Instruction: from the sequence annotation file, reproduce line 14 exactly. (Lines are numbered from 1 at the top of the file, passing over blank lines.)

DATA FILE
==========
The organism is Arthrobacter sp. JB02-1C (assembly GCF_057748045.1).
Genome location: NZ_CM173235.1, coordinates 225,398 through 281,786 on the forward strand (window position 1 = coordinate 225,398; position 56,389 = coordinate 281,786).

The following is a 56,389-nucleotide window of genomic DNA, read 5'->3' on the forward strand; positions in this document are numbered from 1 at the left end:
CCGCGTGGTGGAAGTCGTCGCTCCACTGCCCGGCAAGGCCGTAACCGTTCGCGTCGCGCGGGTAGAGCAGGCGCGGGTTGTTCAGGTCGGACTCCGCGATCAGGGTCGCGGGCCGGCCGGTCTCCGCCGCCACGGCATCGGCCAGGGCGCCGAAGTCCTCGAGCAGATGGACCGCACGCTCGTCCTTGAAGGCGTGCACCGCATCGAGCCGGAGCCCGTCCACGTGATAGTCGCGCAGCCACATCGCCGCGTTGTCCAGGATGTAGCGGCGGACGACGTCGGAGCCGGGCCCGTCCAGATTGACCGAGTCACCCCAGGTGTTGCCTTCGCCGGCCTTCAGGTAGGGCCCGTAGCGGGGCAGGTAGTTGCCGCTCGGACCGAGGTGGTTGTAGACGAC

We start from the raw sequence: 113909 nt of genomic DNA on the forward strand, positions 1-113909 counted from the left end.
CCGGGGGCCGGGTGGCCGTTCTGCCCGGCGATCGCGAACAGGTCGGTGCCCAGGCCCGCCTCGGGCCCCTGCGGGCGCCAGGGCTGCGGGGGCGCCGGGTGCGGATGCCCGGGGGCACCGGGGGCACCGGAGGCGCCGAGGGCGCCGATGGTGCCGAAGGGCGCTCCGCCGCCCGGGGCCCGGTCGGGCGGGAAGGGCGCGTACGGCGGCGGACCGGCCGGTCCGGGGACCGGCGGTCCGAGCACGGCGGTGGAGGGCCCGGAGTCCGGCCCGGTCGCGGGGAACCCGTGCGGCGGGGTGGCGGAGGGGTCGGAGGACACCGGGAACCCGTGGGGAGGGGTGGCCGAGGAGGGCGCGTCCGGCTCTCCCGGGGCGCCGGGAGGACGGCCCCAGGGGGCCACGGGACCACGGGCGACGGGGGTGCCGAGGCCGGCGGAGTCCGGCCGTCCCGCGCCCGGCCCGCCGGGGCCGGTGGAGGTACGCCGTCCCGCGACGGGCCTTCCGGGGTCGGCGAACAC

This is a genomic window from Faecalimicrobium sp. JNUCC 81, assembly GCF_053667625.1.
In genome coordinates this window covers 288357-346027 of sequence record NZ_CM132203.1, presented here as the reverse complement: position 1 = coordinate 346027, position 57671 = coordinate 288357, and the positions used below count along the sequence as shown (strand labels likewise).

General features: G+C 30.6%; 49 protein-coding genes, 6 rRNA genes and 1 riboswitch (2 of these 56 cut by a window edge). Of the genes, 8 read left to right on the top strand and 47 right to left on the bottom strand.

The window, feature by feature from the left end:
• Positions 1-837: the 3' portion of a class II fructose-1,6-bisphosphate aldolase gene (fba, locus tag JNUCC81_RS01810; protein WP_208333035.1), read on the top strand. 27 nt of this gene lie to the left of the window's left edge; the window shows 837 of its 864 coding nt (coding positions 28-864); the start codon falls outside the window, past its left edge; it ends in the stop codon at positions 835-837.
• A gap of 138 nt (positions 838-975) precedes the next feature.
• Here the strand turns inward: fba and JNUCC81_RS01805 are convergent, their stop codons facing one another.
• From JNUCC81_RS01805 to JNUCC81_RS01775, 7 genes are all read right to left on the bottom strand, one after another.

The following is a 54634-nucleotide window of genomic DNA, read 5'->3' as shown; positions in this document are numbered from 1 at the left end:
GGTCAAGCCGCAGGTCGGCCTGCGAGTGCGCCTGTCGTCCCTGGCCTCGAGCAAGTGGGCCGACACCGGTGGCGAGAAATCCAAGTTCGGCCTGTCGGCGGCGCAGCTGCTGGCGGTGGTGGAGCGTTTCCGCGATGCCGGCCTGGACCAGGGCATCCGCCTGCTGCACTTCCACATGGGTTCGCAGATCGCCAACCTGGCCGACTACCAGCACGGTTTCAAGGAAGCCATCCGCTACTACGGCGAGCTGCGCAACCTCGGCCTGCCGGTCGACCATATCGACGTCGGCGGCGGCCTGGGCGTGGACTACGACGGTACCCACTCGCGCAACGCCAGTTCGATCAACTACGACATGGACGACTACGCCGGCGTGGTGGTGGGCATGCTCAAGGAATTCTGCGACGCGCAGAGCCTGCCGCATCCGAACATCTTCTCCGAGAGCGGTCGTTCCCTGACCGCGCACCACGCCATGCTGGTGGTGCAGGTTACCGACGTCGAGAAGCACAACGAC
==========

• From JNUCC81_RS01805 to JNUCC81_RS01775, 7 genes are all read right to left on the bottom strand, one after another.